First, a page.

What makes this bond interesting is it highlights the need for ultra transparency and why structured finance securities must be required to disclose on an observable event basis the underlying collateral performance.
The offering, titled Prudential Covered Trust 2012-1, was given a Single A rating by Standard & Poor’s, and may be the first bond of its kind: linked to the corporate credit risk of an insurance company, but involving legacy RMBS assets....
Underwriters Deutsche Bank (structuring lead), Barclays, and Wells Fargo launched the 3.5-year issue this afternoon and were set to price it at Treasuries plus 250bp, nearly 100bp wider than a standard three-year senior unsecured corporate bond issue from Prudential (typically Treasuries plus 145bp to 150bp).
The offering contains features of both covered bonds and RMBS, but is not truly either.
The assets of a covered bond remain on the balance sheet of the issuer throughout the tenure of the issue. MBS issues, for the most part, are off balance sheet, given the sale of the assets to a special purpose vehicle (SPV), or trust.
The Prudential transaction is fully guaranteed by PFI and offers semi-annual payments, making it closer to a covered bond.
However, it differs from covered bonds in several ways: it offers sequential payments to investors, instead of a fixed bullet; the RMBS collateral is off balance sheet, and the payments are contingent on the underlying cashflows from the RMBS.
The rating on the deal is solely linked to the credit rating of Prudential.
PFI deposits RMBS into a trust and then issues notes and certificates to investors. The 470 underlying RMBS issues – mostly subprime, including some Re-Remic bonds – are provided by a unit of PFI, called Prudential Insurance Co. of America.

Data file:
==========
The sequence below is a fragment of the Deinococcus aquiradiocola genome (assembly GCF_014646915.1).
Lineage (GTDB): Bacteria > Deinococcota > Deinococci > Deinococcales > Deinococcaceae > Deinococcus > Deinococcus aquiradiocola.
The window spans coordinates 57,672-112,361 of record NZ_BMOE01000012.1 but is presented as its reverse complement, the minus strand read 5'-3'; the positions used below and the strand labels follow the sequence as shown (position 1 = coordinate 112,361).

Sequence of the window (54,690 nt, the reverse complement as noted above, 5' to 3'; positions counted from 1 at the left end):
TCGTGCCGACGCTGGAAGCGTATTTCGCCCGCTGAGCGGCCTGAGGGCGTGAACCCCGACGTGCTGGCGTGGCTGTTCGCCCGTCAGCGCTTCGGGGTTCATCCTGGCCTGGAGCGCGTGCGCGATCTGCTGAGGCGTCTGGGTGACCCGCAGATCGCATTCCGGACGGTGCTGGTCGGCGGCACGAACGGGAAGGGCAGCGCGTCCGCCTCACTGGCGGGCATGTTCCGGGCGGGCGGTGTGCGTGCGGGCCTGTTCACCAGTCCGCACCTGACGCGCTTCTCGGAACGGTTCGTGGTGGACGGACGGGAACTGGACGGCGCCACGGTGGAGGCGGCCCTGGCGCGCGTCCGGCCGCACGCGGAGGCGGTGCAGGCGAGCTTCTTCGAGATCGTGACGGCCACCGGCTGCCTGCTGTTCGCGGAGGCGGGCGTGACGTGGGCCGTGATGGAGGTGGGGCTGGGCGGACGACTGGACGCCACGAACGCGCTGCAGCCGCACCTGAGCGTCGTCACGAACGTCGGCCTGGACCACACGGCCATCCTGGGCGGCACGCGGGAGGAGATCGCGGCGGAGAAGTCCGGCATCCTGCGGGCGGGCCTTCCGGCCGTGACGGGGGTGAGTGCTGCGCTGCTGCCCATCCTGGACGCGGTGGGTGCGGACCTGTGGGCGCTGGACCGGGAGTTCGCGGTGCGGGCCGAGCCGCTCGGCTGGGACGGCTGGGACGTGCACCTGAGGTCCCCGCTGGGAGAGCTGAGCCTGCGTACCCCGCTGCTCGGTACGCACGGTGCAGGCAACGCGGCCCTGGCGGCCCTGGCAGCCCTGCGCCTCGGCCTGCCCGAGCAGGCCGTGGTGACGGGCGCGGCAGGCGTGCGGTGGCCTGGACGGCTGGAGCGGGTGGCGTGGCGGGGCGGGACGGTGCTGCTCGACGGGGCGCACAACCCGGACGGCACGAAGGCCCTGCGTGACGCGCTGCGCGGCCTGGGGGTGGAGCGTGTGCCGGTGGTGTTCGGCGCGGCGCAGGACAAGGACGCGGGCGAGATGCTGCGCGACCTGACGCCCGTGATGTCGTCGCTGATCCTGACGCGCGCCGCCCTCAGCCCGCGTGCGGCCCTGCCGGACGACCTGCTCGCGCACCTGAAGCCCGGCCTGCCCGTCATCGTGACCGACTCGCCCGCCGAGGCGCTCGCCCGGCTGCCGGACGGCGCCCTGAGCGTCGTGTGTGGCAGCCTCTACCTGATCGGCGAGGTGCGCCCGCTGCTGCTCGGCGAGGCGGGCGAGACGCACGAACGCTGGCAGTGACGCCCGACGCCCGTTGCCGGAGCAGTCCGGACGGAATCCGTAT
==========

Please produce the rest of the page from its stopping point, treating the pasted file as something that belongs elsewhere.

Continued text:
The issue was rated by the Insurance Ratings team at S&P, who are only concerned about the corporate rating of PFI, which is providing the guarantee.
However, the raters are not concerned – nor do they know – the market value of the RMBS assets used as collateral. It is not germaine to the ratings analysis, they say. The notional, or original balance, of the RMBS is approximately three times the size of the note issuance, but it’s not clear what the current market value of the distressed RMBS is.Without information on the current performance of the underlying collateral provided by ultra transparency, the 470 underlying RMBS issues cannot be independently valued by market participants. As a result, there is no market for these issues.
Since there is no way to value the underlying RMBS issues, the bond needs the guarantee from Prudential.
The question is why would Prudential pay a premium to issue a bond like this as oppose to a straight bond offering? Capital arbitrage?